So, fun.  I usually like light-hearted episodes, but meh.  It’s monster-of-the-week-y, which I also usually dig.  Next week, though, looks much more my speed!  Creepy and cryptic and sign me up!

Into the Dalek Recap


I love dalek episodes, and I love the premise of Into the Dalek— it reminds me of that episode of the Magic School Bus where the class goes inside Ralphie, or the Rugrats episode where Chuckie swallows a watermelon seed and the babies go in to retrieve it.  Alright, now for the Doctor Who recap!

We start in a scene that’s half Star Wars, half Star Fox 64. There’s shooting space ships and shouting from the girl soldier, Blue. Her brother, he co-pilot, sits dead next to her and she’s about to join him. Her ship explodes, but Blue wakes up on the Tardis.

The Doctor, without Clara, explains that he saved her. She just wants to get back to her ship, the Aristotle. She wants go pilot the Tardis alone, but the Doctor points out, “you’d starve to death trying to find the light switch.”

The Tardis lands on the Aristotle, and the two walk out. “It’s smaller on the outside,” Blue says. “It’s a bit more exciting when you go the other way,” says The Doctor. The crew of the Aristotle initially wants to kill the Doctor, but thinking that he is a doctor, they have a patient for him… a dalek.

In a rare moment, we see Clara at work, at the school. There’s a new teacher, Mr. Pink, a former soldier who teaches math. The two have a completely awkward interaction thanks to Mr. Pink. Let me tell you, though, if I could flirt like Clara can I’d be all set! Anyway, Clara steps into a supply closet, I think, and comes face to face with the Tardis, and the Doctor, two coffees in hand. He takes her to the Aristotle to see the dalek yelling about how all daleks must be exterminated. Well, that’s a switch!

The Aristotle crew plans to shrink themselves and enter the supposed good dalek to fix the medical ailment. Clara and the Doctor along with some soldiers are up for the mission. “This is a dangerous mission and you look like a school teacher,” a soldier observes, to which Clara responds: “I am a school teacher!

Inside the dalek is more mechanical than organic, but once one of the soldiers, Ross, sends a grappling hook-type thing into the dalek’s biology, dalek anti-bodies come to attack him like an infection. They completely disintegrate Ross. The rest of the crew jumps down a chute to escape the anti-bodies and land in something that looks very much like bodily fluid. “What is this stuff?” asks Clara. “People,” says the Doctor matter-of-factly, explaining that the dalek, who he’s taken to calling Rusty, need protein which the store from the people they kill.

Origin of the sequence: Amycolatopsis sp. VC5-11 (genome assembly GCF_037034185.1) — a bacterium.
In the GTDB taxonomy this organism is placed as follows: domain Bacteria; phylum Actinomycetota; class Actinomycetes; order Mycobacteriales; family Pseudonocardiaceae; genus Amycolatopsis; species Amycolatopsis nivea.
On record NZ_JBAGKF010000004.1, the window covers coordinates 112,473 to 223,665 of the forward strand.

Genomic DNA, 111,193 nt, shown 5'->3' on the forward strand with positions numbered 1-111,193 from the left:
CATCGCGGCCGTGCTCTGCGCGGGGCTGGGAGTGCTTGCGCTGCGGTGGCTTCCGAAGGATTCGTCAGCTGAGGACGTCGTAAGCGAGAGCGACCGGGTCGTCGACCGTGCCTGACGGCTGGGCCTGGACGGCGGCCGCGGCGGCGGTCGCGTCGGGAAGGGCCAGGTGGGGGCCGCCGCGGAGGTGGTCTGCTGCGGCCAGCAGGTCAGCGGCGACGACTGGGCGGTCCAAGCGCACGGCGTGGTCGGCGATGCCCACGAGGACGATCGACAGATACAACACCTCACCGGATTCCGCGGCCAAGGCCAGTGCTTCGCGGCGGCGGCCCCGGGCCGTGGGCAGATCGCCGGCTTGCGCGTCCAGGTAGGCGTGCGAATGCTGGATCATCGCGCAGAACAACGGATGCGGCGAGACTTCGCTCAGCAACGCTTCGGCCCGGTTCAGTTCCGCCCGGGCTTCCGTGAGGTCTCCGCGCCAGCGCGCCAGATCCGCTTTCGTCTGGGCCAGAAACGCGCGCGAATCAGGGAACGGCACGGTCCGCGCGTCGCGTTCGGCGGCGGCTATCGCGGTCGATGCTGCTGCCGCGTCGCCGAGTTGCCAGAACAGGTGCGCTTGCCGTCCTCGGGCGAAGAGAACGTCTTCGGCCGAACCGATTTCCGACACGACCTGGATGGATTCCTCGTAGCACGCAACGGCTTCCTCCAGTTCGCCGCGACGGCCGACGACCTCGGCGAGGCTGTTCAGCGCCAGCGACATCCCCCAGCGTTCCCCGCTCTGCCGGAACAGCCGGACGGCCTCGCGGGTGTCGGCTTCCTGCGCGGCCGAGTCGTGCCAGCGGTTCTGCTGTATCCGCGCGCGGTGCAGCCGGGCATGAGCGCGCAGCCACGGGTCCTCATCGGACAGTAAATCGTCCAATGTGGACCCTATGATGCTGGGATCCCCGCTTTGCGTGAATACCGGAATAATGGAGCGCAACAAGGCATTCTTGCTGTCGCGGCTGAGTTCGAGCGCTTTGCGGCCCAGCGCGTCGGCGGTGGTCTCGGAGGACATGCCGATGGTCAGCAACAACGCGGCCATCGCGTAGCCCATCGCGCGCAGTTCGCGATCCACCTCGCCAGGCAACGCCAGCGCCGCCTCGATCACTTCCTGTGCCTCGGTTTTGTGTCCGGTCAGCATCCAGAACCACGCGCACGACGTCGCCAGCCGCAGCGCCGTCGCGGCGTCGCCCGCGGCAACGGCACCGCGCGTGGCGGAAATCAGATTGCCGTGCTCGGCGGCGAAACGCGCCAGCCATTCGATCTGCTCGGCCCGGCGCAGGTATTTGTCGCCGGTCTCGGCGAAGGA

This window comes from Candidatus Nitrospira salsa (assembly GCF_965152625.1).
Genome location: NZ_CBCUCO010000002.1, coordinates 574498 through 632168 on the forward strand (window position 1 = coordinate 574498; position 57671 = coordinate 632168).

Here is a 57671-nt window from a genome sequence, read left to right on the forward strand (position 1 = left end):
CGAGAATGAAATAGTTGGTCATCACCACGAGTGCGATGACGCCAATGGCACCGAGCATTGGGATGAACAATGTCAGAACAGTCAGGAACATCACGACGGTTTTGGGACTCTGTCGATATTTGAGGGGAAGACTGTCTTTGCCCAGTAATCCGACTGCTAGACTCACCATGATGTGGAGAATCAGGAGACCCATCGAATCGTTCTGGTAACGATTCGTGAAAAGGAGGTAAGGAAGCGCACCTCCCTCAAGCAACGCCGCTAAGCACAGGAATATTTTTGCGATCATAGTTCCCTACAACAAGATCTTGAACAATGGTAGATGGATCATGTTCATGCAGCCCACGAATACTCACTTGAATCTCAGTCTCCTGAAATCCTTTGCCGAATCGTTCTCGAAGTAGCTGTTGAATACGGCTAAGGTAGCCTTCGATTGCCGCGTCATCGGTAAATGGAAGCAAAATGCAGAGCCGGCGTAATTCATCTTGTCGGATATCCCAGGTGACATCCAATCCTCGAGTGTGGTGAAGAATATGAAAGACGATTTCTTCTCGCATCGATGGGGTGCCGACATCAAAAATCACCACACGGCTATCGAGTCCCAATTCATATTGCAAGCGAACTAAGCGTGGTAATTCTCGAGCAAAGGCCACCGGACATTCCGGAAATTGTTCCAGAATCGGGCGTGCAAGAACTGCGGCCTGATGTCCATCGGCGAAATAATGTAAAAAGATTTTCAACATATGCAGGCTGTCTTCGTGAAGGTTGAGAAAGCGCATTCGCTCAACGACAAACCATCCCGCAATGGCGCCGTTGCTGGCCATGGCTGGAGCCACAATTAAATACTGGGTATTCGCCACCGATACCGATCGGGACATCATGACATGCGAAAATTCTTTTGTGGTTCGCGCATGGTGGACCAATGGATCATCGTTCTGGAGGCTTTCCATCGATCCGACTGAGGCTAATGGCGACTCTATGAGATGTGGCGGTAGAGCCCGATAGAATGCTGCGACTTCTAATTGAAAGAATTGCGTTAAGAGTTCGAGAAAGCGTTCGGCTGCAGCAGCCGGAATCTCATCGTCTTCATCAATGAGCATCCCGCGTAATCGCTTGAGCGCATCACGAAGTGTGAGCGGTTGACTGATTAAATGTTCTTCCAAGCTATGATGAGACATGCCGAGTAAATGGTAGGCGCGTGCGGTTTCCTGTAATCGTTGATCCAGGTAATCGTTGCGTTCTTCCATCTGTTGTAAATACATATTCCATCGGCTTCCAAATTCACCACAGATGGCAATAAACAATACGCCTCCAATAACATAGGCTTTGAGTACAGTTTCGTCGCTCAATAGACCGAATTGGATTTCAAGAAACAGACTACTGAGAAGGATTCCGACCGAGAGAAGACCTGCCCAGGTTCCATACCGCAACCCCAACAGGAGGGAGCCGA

Rusty the dalek says that saw a start being born and realized that life is resilient. He saw beauty in the universe and that’s why he’s not like other daleks. The crew powers on to help Rusty and crawl through to his heart.

Any remarks about my hips will not be appreciated,” says Clara as they crawl. “Oh your hips are fine; you’re built like a man!” replies the Doctor. To this back-handed compliment, she utters “…thanks.”

Once in the heart, radiation is off the charts. They find a leak in the power cell and the Doctor stitches it up with his sonic screwdriver to stop the radiation poisoning. With that, the malfunction is corrected, and he is as any other dalek is. He starts exterminating everyone on the Aristotle.

Miniaturized and trapped inside a dalek, the remainder of the crew must get out. There’s a bit of a moral debate between Clara and the Doctor if there ever was a good dalek. The Doctor decides they must get to the cortex, which seems to filter Dalek thoughts and let through only evil. There, they must relocate the suppressed memory that made Rusty good.

One soldier, Gretchen, shoots her grappling hook up for Clara and Blue to get up to the cortex, sacrificing her life to the anit-bodies. As Gretchen dies, she opens her eyes to suddenly find herself having tea with Missy, who welcomes her to heaven. Guys, why do I have such bad feelings about her?

Clara hops into the cortex and starts pressing things, trying to turn the lights on that signify suppressed memories. As she does that, memories come flowing back to the dalek. The last memory is the birth of the star, the memory that made the dalek see beauty and divinity in the universe. Rusty starts remembering, but resisting. The Doctor tries to persuade him, and finally, to show him beauty. He melds his memories with his and the dalek sees beauty in the universe, he sees divinity… then, he sees hatred, hatred for the daleks that the Doctor holds. With that, Rusty is back to being a dalek-hating-dalek, and he goes on a spree of destruction, exterminating all the invading daleks.

It’s confirmed: a dalek’s nature is simply to destroy. I thought you were a good dalek, the Doctor says to Rusty. “I am not a good dalek. You are a good dalek,” he replies.

Well! I’ve got to say, as far as daleks go, Rusty has been pretty damn interesting!

The last remaining soldier of the Inside the Dalek crew, Blue, wants to join the Doctor, but he has something against soldiers. I’m kind of glad; I didn’t really connect with Blue.

I’m still getting used to Twelve. I do like Peter Capaldi, but I don’t get Twelve yet. I do love his red jacket lining! How are you all feeling about the new Doctor and the new season?